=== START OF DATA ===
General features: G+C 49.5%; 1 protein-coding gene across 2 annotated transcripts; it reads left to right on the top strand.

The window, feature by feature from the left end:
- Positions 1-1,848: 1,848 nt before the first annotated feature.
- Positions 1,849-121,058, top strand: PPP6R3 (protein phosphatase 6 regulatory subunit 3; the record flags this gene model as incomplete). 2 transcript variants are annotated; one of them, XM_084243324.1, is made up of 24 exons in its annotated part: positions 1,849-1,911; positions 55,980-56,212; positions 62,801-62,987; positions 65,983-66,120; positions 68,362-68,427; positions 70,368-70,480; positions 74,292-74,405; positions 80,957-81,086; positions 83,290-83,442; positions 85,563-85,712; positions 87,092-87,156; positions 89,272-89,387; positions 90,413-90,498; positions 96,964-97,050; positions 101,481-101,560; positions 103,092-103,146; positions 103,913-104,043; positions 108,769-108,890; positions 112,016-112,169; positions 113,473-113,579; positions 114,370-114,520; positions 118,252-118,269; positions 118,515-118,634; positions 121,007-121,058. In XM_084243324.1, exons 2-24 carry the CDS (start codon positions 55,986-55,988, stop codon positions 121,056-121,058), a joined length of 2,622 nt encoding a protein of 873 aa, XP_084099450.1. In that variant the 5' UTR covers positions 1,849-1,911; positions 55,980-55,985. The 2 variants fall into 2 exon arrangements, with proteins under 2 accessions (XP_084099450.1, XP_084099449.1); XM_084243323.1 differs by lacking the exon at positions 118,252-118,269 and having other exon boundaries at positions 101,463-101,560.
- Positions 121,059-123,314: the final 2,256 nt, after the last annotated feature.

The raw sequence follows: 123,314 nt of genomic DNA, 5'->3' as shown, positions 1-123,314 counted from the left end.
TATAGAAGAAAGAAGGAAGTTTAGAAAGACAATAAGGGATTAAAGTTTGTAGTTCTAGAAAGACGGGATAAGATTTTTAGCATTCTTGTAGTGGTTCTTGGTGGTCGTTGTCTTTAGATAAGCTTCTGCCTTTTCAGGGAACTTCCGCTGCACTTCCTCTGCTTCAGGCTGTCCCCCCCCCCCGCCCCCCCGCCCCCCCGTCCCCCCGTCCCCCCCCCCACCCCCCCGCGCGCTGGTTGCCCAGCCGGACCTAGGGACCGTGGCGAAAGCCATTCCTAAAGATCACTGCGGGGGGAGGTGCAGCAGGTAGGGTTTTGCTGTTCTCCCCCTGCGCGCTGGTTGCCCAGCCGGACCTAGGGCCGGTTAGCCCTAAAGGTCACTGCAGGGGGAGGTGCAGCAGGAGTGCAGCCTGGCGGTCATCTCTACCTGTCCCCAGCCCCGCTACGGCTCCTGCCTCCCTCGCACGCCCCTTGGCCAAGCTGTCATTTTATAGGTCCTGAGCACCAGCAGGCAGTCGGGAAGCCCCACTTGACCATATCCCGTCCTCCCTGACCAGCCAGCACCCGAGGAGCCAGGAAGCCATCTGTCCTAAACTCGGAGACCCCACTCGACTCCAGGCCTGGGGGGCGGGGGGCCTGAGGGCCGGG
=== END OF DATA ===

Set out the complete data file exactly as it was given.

General features: G+C 49.5%; 1 protein-coding gene across 2 annotated transcripts; it reads left to right on the top strand.

The window, feature by feature from the left end:
- Positions 1-1,848: 1,848 nt before the first annotated feature.
- Positions 1,849-121,058, top strand: PPP6R3 (protein phosphatase 6 regulatory subunit 3; the record flags this gene model as incomplete). 2 transcript variants are annotated; one of them, XM_084243324.1, is made up of 24 exons in its annotated part: positions 1,849-1,911; positions 55,980-56,212; positions 62,801-62,987; positions 65,983-66,120; positions 68,362-68,427; positions 70,368-70,480; positions 74,292-74,405; positions 80,957-81,086; positions 83,290-83,442; positions 85,563-85,712; positions 87,092-87,156; positions 89,272-89,387; positions 90,413-90,498; positions 96,964-97,050; positions 101,481-101,560; positions 103,092-103,146; positions 103,913-104,043; positions 108,769-108,890; positions 112,016-112,169; positions 113,473-113,579; positions 114,370-114,520; positions 118,252-118,269; positions 118,515-118,634; positions 121,007-121,058. In XM_084243324.1, exons 2-24 carry the CDS (start codon positions 55,986-55,988, stop codon positions 121,056-121,058), a joined length of 2,622 nt encoding a protein of 873 aa, XP_084099450.1. In that variant the 5' UTR covers positions 1,849-1,911; positions 55,980-55,985. The 2 variants fall into 2 exon arrangements, with proteins under 2 accessions (XP_084099450.1, XP_084099449.1); XM_084243323.1 differs by lacking the exon at positions 118,252-118,269 and having other exon boundaries at positions 101,463-101,560.
- Positions 121,059-123,314: the final 2,256 nt, after the last annotated feature.

The raw sequence follows: 123,314 nt of genomic DNA, 5'->3' as shown, positions 1-123,314 counted from the left end.
TATAGAAGAAAGAAGGAAGTTTAGAAAGACAATAAGGGATTAAAGTTTGTAGTTCTAGAAAGACGGGATAAGATTTTTAGCATTCTTGTAGTGGTTCTTGGTGGTCGTTGTCTTTAGATAAGCTTCTGCCTTTTCAGGGAACTTCCGCTGCACTTCCTCTGCTTCAGGCTGTCCCCCCCCCCCGCCCCCCCGCCCCCCCGTCCCCCCGTCCCCCCCCCCACCCCCCCGCGCGCTGGTTGCCCAGCCGGACCTAGGGACCGTGGCGAAAGCCATTCCTAAAGATCACTGCGGGGGGAGGTGCAGCAGGTAGGGTTTTGCTGTTCTCCCCCTGCGCGCTGGTTGCCCAGCCGGACCTAGGGCCGGTTAGCCCTAAAGGTCACTGCAGGGGGAGGTGCAGCAGGAGTGCAGCCTGGCGGTCATCTCTACCTGTCCCCAGCCCCGCTACGGCTCCTGCCTCCCTCGCACGCCCCTTGGCCAAGCTGTCATTTTATAGGTCCTGAGCACCAGCAGGCAGTCGGGAAGCCCCACTTGACCATATCCCGTCCTCCCTGACCAGCCAGCACCCGAGGAGCCAGGAAGCCATCTGTCCTAAACTCGGAGACCCCACTCGACTCCAGGCCTGGGGGGCGGGGGGCCTGAGGGCCGGG